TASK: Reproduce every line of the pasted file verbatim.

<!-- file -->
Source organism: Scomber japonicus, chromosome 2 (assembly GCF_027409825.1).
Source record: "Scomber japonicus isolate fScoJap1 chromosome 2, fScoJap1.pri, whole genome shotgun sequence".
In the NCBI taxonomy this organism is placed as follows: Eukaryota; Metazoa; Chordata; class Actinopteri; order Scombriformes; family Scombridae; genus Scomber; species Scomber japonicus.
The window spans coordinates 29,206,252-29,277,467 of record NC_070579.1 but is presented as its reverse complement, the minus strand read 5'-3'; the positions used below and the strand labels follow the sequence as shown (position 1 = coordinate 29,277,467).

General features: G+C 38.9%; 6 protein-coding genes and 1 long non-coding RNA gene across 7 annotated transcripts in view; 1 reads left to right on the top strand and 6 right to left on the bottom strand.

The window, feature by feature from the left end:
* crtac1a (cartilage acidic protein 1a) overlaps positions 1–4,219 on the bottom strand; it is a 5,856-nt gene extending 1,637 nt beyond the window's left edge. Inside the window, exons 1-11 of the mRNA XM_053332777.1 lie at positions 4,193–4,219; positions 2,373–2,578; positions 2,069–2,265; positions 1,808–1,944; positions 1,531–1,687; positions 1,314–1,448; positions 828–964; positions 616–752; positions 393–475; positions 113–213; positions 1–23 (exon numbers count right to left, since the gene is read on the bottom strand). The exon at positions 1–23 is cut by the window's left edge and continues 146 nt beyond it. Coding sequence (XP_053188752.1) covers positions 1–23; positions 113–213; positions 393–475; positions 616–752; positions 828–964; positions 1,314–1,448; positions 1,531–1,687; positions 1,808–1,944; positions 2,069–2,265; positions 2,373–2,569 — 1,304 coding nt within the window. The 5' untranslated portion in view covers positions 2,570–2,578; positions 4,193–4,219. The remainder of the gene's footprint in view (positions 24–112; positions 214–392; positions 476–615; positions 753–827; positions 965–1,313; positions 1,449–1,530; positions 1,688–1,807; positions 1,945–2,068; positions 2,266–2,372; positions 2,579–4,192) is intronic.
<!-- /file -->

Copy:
Source organism: Scomber japonicus, chromosome 2 (assembly GCF_027409825.1).
Source record: "Scomber japonicus isolate fScoJap1 chromosome 2, fScoJap1.pri, whole genome shotgun sequence".
In the NCBI taxonomy this organism is placed as follows: Eukaryota; Metazoa; Chordata; class Actinopteri; order Scombriformes; family Scombridae; genus Scomber; species Scomber japonicus.
The window spans coordinates 29,206,252-29,277,467 of record NC_070579.1 but is presented as its reverse complement, the minus strand read 5'-3'; the positions used below and the strand labels follow the sequence as shown (position 1 = coordinate 29,277,467).

General features: G+C 38.9%; 6 protein-coding genes and 1 long non-coding RNA gene across 7 annotated transcripts in view; 1 reads left to right on the top strand and 6 right to left on the bottom strand.

The window, feature by feature from the left end:
* crtac1a (cartilage acidic protein 1a) overlaps positions 1–4,219 on the bottom strand; it is a 5,856-nt gene extending 1,637 nt beyond the window's left edge. Inside the window, exons 1-11 of the mRNA XM_053332777.1 lie at positions 4,193–4,219; positions 2,373–2,578; positions 2,069–2,265; positions 1,808–1,944; positions 1,531–1,687; positions 1,314–1,448; positions 828–964; positions 616–752; positions 393–475; positions 113–213; positions 1–23 (exon numbers count right to left, since the gene is read on the bottom strand). The exon at positions 1–23 is cut by the window's left edge and continues 146 nt beyond it. Coding sequence (XP_053188752.1) covers positions 1–23; positions 113–213; positions 393–475; positions 616–752; positions 828–964; positions 1,314–1,448; positions 1,531–1,687; positions 1,808–1,944; positions 2,069–2,265; positions 2,373–2,569 — 1,304 coding nt within the window. The 5' untranslated portion in view covers positions 2,570–2,578; positions 4,193–4,219. The remainder of the gene's footprint in view (positions 24–112; positions 214–392; positions 476–615; positions 753–827; positions 965–1,313; positions 1,449–1,530; positions 1,688–1,807; positions 1,945–2,068; positions 2,266–2,372; positions 2,579–4,192) is intronic.